Journal Information
Vol. 81. Issue 4.
Pages 181-182 (October - December 2016)
Vol. 81. Issue 4.
Pages 181-182 (October - December 2016)
Editorial
Open Access
Clinical impact of serum albumin on nonvariceal upper gastrointestinal bleeding
Impacto clínico de la albúmina sérica en la hemorragia de tubo digestivo alto no variceal
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A. Montaño Loza
Corresponding author
dralejandromontano@hotmail.com

Belisario Domínguez #1000, Colonia Independencia Oriente, Código Postal 44340, Guadalajara, Jalisco, Mexico.
Departamento de Gastroenterología, Centro Médico Nacional de Occidente, Instituto Mexicano de Seguro Social, Guadalajara, Mexico
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Nonvariceal upper gastrointestinal bleeding (NVUGIB) continues to be a diagnostic and therapeutic challenge. Annual NVUGIB incidence is estimated at approximately 100 cases per 100,000 inhabitants and the mortality rates range from 6% to 15%.1 Despite the advances in NVUGIB management, particularly in endoscopic technology, there has been no significant decrease in mortality in this group of patients.

On the other hand, serum albumin levels have been shown to have predictive capacity for morbidity and mortality in different clinical scenarios, from elective and emergency surgeries to cerebrovascular events.

In this issue of the Revista Mexicana de Gastroenterología, González-González et al.2 describe how low levels of serum albumin are associated with a higher mortality rate in patients with NVUGIB. They defined hypoalbuminemia as levels<3.5g/dl and it was present in more than 70% of the NVUGIB patients evaluated over a 4-year period. Levels<3.2g/dl had an appropriate predictive capacity for mortality (area under the curve [AUC]: 0.74), slightly better than the Rockall index (AUC: 0.72). Furthermore, the mortality rate was 11% in the patients with albumin<3.2g/dl, compared with only 1% in the patients with albumin ≥ 3.2g/dl (p=0.009; odds ratio: 9.7). As was expected, the group of patients between the sixth and seventh decades of life, an independent risk factor for mortality in NVUGIB, was the most affected in relation to comorbidities. Likewise, a significantly higher percentage of hypoalbuminemia was detected in that age group.

Initially, hypoalbuminemia had been described as a predictive factor for mortality mainly in patients with gastrointestinal bleeding associated with portal hypertension.3 However, the same group of authors previously reported on a larger cohort that included patients with liver disease, chronic kidney disease, and neoplasia. In that study, hypoalbuminemia was also an independent predictor of hospital mortality in NVUGIB.4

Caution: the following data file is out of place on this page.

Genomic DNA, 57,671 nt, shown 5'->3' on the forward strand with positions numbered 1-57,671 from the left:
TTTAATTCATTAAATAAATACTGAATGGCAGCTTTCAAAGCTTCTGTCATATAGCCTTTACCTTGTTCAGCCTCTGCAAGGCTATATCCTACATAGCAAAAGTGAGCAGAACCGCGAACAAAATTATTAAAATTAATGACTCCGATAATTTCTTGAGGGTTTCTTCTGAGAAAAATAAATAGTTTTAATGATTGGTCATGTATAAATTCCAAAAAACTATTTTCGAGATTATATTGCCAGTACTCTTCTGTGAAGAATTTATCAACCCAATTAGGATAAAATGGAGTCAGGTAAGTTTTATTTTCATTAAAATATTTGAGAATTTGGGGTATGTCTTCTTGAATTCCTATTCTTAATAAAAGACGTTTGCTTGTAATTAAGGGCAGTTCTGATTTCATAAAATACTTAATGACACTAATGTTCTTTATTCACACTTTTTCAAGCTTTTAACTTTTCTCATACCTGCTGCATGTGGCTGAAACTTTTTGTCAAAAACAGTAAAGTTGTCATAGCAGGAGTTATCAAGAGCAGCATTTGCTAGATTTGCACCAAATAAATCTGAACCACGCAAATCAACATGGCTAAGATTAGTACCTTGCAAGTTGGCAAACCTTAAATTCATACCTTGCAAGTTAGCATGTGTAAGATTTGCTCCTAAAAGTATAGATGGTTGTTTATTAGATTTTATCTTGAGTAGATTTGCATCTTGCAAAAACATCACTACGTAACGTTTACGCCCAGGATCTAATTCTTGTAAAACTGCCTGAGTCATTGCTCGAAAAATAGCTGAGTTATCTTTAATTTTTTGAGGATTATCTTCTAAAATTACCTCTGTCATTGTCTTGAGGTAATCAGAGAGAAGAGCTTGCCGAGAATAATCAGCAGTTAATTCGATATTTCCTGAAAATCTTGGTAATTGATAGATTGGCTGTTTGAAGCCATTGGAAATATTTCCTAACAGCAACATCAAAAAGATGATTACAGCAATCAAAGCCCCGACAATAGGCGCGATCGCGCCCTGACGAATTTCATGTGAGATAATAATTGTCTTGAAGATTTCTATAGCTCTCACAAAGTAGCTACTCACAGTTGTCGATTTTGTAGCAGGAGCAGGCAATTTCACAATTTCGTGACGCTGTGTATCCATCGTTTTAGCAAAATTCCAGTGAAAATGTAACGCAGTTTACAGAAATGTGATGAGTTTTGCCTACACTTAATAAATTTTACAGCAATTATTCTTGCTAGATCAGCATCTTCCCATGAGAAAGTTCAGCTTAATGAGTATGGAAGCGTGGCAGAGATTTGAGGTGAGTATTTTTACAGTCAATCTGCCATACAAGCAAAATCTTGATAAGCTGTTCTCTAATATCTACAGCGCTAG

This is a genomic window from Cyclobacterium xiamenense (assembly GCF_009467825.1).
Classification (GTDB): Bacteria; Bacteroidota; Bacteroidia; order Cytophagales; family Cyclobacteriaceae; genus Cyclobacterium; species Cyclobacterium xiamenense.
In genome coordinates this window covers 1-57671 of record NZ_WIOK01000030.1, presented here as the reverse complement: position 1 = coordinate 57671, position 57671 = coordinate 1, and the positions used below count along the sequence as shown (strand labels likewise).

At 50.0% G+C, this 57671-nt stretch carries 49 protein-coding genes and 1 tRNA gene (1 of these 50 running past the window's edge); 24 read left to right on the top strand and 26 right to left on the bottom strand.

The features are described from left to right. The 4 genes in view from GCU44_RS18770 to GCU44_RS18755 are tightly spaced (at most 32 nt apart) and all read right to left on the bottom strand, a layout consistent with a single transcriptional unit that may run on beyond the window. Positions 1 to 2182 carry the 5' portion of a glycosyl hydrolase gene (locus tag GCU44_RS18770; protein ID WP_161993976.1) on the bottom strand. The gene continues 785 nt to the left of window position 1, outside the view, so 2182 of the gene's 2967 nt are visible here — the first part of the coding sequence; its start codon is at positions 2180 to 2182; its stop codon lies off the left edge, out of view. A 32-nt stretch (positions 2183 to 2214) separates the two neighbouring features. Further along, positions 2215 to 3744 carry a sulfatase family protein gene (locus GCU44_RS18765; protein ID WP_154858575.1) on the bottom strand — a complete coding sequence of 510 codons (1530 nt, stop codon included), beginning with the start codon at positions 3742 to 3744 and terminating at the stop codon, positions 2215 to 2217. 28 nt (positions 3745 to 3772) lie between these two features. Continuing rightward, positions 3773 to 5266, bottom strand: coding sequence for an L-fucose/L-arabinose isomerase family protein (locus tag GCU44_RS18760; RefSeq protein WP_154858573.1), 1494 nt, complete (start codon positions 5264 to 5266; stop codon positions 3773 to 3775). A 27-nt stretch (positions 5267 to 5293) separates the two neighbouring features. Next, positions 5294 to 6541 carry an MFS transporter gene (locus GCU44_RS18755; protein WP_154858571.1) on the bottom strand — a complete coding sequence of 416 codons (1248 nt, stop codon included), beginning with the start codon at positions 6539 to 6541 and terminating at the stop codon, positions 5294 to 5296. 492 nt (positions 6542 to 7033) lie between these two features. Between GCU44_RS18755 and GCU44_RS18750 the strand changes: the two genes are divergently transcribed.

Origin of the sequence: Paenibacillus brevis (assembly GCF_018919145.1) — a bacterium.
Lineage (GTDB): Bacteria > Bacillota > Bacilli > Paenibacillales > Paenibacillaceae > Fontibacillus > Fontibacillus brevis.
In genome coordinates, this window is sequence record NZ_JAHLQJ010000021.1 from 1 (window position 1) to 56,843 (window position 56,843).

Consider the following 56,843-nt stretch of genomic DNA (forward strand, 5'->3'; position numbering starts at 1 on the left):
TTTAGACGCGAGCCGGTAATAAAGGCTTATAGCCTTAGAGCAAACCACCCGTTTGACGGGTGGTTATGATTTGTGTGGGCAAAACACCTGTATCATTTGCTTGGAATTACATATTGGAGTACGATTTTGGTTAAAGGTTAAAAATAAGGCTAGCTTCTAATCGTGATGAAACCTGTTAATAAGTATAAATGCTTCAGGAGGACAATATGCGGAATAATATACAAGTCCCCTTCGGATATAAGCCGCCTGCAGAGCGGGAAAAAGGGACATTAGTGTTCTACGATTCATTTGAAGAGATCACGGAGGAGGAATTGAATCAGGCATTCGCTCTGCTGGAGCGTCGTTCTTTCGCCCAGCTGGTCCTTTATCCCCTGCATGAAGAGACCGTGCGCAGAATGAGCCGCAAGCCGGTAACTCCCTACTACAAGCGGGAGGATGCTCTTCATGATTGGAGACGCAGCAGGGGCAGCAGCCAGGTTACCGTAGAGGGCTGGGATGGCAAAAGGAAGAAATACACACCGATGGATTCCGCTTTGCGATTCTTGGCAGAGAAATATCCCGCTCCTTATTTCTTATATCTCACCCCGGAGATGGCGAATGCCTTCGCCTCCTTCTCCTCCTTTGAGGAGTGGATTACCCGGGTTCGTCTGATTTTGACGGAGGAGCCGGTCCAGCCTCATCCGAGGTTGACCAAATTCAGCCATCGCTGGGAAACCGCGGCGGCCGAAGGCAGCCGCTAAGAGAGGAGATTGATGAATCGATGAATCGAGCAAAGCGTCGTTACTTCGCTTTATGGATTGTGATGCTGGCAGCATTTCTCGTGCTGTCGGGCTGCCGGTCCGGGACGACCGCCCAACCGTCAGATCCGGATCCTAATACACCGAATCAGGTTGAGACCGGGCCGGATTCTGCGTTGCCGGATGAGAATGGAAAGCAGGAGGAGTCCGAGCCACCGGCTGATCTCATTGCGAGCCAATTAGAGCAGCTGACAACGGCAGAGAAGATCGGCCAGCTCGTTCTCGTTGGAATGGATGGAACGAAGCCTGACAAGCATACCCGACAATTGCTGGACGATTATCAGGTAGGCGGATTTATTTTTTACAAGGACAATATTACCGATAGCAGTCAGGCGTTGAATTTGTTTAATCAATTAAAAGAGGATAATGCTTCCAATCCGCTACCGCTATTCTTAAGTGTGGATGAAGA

In conclusion, serum albumin is an accessible tool that enables risk stratification in patients with NVUGIB. The association of low serum albumin levels and greater mortality in NVUGIB could be due to the greater frequency of hypoalbuminemia in patients with malnutrition, chronic subclinical liver diseases (e.g. fatty liver disease), or chronic diseases associated with increased catabolism (e.g. kidney diseases, diabetes, cardiovascular diseases). Nevertheless, this association will have to be clarified in future studies.

Previous studies have shown how medical strategies that are easy to adopt, such as restricting blood transfusion in patients with upper gastrointestinal bleeding and hemoglobin levels<70mg/dl, are associated with better outcome, compared with those patients that receive transfusions under a less confining criterion (< 90mg/dl).5 Therefore, the results of the present study should stimulate the performance of controlled clinical trials on albumin infusions in NVUGIB patients, mainly in those with hypoalbuminemia, for the purpose of improving outcome in these patients.

Conflict of interest

The authors declare that there is no conflict of interest.

References
[1]
M.A. Fallah, C. Prakash, S. Edmundowicz.
Acute gastrointestinal bleeding.
Med Clin North Am, 84 (2000), pp. 1183-1208
[2]
J.A. González-González, G. Vázquez-Elizondo, R. Monreal-Robles, et al.
Hipoalbuminemia en el desenlace clínico de pacientes con sangrado de tubo digestivo alto no variceal.
Rev Gastroenterol Mex, 81 (2016), pp. 182-188
[3]
T. Lyles, A. Elliott, D.C. Rockey.
A risk scoring system to predict in-hospital mortality in patients with cirrhosis presenting with upper gastrointestinal bleeding.
J Clin Gastroenterol, 48 (2014), pp. 712-720
[4]
J.A. González-González, G. Vázquez-Elizondo, D. García-Compean, et al.
Predictors of in-hospital mortality in patients with non-variceal upper gastrointestinal bleeding.
Rev Esp Enferm Dig, 103 (2011), pp. 196-203
[Article in English, Spanish]
[5]
C. Villanueva, A. Colomo, A. Bosch.
Transfusion for acute upper gastrointestinal bleeding.
N Engl J Med, 368 (2013), pp. 1362-1363

Please cite this article as: Montaño Loza A. Impacto clínico de la albúmina sérica en la hemorragia de tubo digestivo alto no variceal. Revista de Gastroenterología de México. 2016;81:181–182.

See related content at DOI: http://dx.doi.org/10.1016/j.rgmx.2016.03.005, González-González JA, et al. Hipoalbuminemia en el desenlace clínico de pacientes con sangrado de tubo digestivo alto no variceal. Revista de Gastroenterología de México. 2016;81:183–189.

Copyright © 2016. Asociación Mexicana de Gastroenterología
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